I wonder what it will be like waking up without my breasts in two days
Will my first feelings be of sadness for my missing breasts or gratitude for my missing tumor? Will I remember that I chose this path of a double mastectomy as the best option to keep living a life I love? Will I recall that I made this decision to rid my body of the cancer now and save myself the anxiety of it coming back in my other breast? I’m 44, will I remember that reconstruction and symmetry are important to me and this is the first step? When I wake to a flat chest with only skin, nipples and plastic expanders, not yet filled, will I feel as if a limb is gone? The doctor has said I may have phantom pain. This is not internal surgery on an organ, but an external part of my womanly shape and identity. Will I feel less feminine? When I see the five drains that will empty the fluids from the wounds will I remind myself that the alternative is far worse? When I reach to touch my breasts and they are numb and I realize that I will never again feel them being touched will I be angry I made this choice or grateful I had the option?
I’m trading my real breasts for my life – or perhaps just my sanity. At least that is the bet I am waging. Statistics show the same survival rate for women who have a lumpectomy as those who have a double mastectomy. So maybe I’m just trading my breasts for some control. I want to know that it won’t come back in my breasts. I want certainty that I won’t go through chemo and surgery for cancer in my breasts again. MRIs of both breasts looked suspicious and were hard to read, as my breast tissue is very dense, as is the case with many younger women. So dense that a mammogram did not detect my cancer, even though I found the lump. I don’t want the stress of retesting and having biopsies each time we find something uncertain. I’m done with cancer in my breasts. If it comes back elsewhere in my body… then it’s an entirely different game. Once breast cancer metastasizes it is treatable but not curable. So I’m treating this curable breast cancer as aggressively as it has grown in hopes that it ends here.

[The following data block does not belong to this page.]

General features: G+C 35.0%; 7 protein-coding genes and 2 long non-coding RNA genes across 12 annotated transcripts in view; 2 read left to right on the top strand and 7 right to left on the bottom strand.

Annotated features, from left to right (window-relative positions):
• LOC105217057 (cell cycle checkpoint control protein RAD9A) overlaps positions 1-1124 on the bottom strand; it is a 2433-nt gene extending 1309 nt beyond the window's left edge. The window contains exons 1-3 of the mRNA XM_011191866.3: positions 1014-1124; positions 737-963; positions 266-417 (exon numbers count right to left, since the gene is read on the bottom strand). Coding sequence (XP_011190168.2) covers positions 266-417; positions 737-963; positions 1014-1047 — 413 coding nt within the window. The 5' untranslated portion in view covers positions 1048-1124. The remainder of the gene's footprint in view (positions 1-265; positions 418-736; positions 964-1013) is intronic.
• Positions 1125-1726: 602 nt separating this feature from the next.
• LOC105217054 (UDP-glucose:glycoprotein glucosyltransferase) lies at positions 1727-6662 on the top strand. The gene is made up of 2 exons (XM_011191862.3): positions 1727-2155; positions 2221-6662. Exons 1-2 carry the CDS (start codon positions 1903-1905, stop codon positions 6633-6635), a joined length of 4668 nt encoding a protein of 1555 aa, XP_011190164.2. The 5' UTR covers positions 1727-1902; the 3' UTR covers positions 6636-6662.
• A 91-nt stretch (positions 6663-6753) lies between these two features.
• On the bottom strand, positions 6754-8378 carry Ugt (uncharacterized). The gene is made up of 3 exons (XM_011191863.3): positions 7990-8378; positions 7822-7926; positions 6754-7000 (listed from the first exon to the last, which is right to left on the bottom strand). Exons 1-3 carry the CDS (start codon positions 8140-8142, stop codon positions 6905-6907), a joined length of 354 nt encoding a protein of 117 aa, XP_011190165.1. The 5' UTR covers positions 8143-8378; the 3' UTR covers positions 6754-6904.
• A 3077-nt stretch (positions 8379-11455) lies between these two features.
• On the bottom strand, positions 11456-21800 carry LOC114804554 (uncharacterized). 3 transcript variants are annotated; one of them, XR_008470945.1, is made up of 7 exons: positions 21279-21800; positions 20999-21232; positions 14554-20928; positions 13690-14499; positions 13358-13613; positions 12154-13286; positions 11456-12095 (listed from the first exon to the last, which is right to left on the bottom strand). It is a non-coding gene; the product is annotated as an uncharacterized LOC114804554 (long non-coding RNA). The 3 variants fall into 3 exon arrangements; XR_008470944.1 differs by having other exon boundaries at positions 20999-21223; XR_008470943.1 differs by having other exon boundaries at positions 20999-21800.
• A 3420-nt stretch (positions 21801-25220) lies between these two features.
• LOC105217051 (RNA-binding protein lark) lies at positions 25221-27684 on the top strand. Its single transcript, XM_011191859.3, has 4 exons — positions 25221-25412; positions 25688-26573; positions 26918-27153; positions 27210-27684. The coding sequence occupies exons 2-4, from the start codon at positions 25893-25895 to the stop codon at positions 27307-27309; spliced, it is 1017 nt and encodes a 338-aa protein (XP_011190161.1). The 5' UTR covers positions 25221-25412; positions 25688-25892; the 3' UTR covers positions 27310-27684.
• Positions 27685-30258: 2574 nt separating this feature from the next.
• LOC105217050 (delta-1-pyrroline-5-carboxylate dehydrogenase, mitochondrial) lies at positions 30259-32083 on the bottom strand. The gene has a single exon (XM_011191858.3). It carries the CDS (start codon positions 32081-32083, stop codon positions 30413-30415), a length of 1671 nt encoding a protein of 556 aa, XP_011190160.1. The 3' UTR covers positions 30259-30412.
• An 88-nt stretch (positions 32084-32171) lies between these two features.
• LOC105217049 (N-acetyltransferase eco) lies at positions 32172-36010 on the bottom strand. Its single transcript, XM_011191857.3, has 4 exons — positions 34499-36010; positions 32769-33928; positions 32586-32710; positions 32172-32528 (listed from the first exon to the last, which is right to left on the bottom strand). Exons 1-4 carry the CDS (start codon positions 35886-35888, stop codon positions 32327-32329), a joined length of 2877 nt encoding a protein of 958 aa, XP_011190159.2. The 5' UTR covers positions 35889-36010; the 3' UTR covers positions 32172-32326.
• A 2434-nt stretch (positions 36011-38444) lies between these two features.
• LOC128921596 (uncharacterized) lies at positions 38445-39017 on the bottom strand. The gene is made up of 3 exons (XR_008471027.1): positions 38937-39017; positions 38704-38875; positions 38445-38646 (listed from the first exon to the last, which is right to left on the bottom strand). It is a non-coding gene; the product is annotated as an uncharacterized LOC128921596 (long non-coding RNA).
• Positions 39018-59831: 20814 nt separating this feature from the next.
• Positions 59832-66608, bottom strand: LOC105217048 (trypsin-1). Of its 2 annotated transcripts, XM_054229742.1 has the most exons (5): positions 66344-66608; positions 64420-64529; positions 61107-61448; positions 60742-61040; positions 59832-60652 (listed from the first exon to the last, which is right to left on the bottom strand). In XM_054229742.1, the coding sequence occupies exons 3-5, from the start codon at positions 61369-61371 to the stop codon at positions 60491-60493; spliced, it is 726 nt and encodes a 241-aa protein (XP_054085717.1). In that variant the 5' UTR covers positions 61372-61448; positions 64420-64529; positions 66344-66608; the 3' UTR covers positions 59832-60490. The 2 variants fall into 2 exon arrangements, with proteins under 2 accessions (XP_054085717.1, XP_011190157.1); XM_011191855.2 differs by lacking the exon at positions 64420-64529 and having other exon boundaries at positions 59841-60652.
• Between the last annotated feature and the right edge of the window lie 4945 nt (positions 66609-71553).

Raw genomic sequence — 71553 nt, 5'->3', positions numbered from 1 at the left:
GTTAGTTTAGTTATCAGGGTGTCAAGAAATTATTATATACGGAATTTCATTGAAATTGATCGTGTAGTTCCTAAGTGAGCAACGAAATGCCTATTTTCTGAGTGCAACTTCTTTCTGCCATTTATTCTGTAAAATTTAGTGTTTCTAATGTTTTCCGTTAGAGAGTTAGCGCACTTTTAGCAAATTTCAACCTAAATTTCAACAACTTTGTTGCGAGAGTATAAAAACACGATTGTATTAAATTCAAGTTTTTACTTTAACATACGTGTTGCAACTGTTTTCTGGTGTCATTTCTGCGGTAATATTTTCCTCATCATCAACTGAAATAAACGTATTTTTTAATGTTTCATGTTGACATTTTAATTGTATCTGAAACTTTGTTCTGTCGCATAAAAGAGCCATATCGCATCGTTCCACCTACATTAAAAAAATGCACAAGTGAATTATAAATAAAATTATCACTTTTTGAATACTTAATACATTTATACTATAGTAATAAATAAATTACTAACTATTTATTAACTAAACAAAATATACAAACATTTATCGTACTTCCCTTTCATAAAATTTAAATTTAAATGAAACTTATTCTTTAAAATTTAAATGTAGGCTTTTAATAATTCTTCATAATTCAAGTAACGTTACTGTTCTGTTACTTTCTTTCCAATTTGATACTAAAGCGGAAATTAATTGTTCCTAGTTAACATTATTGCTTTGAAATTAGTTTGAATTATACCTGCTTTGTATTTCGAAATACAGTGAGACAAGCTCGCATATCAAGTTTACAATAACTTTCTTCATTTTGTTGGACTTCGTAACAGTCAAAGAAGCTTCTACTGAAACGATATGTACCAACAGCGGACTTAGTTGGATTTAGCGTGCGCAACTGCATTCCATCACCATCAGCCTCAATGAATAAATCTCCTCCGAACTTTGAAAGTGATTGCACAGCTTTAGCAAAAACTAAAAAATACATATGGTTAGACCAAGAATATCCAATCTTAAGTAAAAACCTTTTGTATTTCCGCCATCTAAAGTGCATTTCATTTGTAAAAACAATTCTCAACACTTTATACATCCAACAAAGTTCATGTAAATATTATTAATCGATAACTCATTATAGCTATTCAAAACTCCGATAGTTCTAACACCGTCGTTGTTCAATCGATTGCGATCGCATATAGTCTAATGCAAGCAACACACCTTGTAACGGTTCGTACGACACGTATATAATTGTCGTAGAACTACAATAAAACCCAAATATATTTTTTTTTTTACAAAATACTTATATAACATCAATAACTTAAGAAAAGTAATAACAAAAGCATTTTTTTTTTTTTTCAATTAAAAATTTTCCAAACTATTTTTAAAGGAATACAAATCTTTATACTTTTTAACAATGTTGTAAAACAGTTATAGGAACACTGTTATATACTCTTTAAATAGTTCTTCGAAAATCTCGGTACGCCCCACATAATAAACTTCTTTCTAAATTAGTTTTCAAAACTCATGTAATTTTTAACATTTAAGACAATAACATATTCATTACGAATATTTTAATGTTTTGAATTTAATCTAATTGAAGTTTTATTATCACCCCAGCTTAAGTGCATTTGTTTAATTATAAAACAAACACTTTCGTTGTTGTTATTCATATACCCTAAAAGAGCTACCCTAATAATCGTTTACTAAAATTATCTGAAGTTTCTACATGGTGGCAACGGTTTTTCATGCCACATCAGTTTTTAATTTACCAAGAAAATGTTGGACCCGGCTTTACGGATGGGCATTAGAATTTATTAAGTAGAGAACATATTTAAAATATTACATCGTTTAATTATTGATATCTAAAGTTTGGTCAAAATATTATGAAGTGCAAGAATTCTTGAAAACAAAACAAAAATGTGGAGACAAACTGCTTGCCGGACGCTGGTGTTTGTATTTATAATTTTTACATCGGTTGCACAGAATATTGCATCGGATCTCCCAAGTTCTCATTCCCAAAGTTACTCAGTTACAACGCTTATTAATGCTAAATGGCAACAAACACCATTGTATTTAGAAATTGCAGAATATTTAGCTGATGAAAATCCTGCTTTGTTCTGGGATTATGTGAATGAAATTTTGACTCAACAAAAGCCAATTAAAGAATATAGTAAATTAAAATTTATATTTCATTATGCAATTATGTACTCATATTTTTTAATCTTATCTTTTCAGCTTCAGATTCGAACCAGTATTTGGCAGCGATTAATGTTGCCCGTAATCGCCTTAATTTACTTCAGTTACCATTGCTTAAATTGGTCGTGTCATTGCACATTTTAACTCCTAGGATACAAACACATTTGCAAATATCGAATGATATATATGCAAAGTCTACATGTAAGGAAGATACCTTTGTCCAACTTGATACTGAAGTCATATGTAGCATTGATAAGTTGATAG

I wonder at what point I can declare myself cancer-free. After surgery when the tumor is removed? After all treatments, the radiation oncologist says. But I want to begin thinking it after surgery. I know there are cancer cells, too small to be detected by any advanced scanning, that are likely there. The truly difficult part of cancer, for me, is keeping my mind from spinning into the ‘what if’ questions and staying focused on the ‘what is.’ Cancer treatments live in a world of studies, statistics and percentages. I’m thankful for this, but my mind does better with the present. ‘What is’ on Monday after surgery will be no more detectable cancer in my body. I’ll write that in big letters and tape it on my fridge. I’ll try to imprint it in my mind. I’ll ask my friends to remind me when I am upset, hurting or anxious during the next 3 weeks of recovery and then 3 weeks of reconstruction where my breast implants are filled twice a week. I’ll ask them to remind me again in about 9 months when I go through the final reconstruction surgery. In 6-8 weeks, January 2014, when I begin 6-7 weeks of radiation everyday that makes me fatigued or burns my skin I may forget again. Right now I want to think of radiation as the ‘bonus round,’ icing on the cake, to ensuring I get to keep this cancer-free outcome, but I may not remember this perspective. Yes, let me complain at times, I’ll need that. Don’t expect a superwoman, I’ll cry and feel my experience fully. I’m not one to sugar coat what’s really happening. But help me stay with the “what is” as I go through it. Help me find the beauty in “no more detectable cancer” even before I’m finished with treatments.
Photo by Paige Stoyer of plastic surgeon Dr. Shannon O’Brien as part of her continued “The Real Thing” documentary series. See Plastic Surgery consult SHOOT for more. Shot Week 16 of chemo, Oct 29, 2013